A SISTER RESPONDS TO: WHERE ARE ALL THE GOOD BLACK MEN (PART 1)

Sonora — Contributing Blogger — MRC (ManhoodRaceCulture)

* In an effort to contextualize this discussion, please click on this link as it offers illumination to this discussion.

Being a single black female in today’s dating world is beyond exacerbating. Looking for love from a Black man has made some women feel as if they have to compromise their standards; while some are dismissive of the subject all together. . After reading Dr. Jones’ article, “Where Are All the Good Black Men At”, regarding “self-centered narcissistic” single, educated, professional, career driven, Black women; I was troubled by the depiction of Black women. Although the article sparked debate, one question remained in focus: “what do educated, professional, career driven Black women want?”

Within my inner circle of women; we all agreed that we want the same thing from a man. We are seeking companionship and union with a honest man who clearly articulates his intentions and desires within this relationship. As a professional, educated, black woman, I recognize that we have faults; after all, strong as we are, we are human. Many of us have invested in our own mental and physical well-being by participating in self-improvement; counseling, gym memberships, in healing and “whole-ness” church ministries and seminars, to find our center and balance within our femininity. We continually review and define our standards; meaning, the uncompromising components of quality relationships that we apply while seeking a mate. Shallow considerations of clothing labels or vehicle type, as mentioned in Dr. Jones’ commentary, receive scant attention when compared to considerations character and spiritual consciousness. So if we are so ready for love, where is he? Why is love hiding from us?

Out of necessity of my singleness, I have had to learn a certain level independence in managing my home, family and my finances. I learned to do such things to avoid the expectation of monetary gain or sexual escapades that flow from Black men. Far too often it appears that Black men, when dealing with Black women, are allergic to chivalry.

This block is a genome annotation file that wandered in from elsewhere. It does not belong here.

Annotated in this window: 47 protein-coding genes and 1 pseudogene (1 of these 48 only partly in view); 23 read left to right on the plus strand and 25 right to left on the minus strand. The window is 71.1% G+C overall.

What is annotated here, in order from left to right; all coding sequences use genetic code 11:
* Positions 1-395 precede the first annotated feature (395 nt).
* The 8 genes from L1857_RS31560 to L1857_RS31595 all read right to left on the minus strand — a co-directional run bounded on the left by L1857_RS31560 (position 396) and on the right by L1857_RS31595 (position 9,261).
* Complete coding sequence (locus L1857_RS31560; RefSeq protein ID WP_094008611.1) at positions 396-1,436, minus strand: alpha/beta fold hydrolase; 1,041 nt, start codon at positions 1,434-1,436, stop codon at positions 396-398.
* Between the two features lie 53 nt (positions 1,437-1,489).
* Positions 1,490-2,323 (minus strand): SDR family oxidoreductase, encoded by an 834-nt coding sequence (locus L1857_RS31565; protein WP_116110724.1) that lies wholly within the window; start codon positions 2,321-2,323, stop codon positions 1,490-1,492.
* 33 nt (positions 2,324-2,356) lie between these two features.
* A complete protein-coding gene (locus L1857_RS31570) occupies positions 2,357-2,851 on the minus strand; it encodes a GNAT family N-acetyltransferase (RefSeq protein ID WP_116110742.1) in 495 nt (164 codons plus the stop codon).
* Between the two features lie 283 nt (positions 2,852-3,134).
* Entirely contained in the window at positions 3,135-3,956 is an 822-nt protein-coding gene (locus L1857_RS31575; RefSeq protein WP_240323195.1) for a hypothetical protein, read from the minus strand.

One of the fundamental problems that I have with the aforementioned post is that there appears to be a sub-discourse that mistakes Black women’s ability to achieve a task with their desire to do it alone. The cartoon character Bob the Builder’s mantra of “Can we build it? Yes we can!” is a truism that Black women all too often have had to integrate within their lives out of necessity. However, I, along with the vast majority of other Black women, would love the opportunity to responsibly relinquish some of our required responsibilities. I have learned to incorporate traditional “male chores” into my routine without resentment. Unfortunately, my self-reliance/independence (again, out of necessity), is received by Black men as a sign that I, and Black women like me, neither need nor desire their presence. I have wearied of the request from Black Men for me to “make room” for them in my life. When the truth is quite the contrary, Black women need the masculinity of Black men to balance our own femininity.

The alluded to imbalance between single Black men and women has multiple consequences for the community. Black women balance their situation so expertly that outsiders fail to recognize the imbalance. However, we are managing more than we can reasonably bear leaving Black women peerlessly perched on a ledge where one missed or miscalculated stressor would result in disaster. The ripples from our imbalance reverberate from us and throughout the community to those what rely upon us for their entire existence. And black men wonder why we are so intense?

Yet, in dating and mating we continue to complain that we are caught in the “game” of which we are frustrated. Has our escalated intensity resulted in relaxed standards to the extent that we have cultivated a group of black men who are manipulative, spoiled and irresponsible in relationships? Is it that there is not an ample supply of “Good Black Men” to love or, have Black men rejected the honor of loving Black women freely, patiently and honestly?

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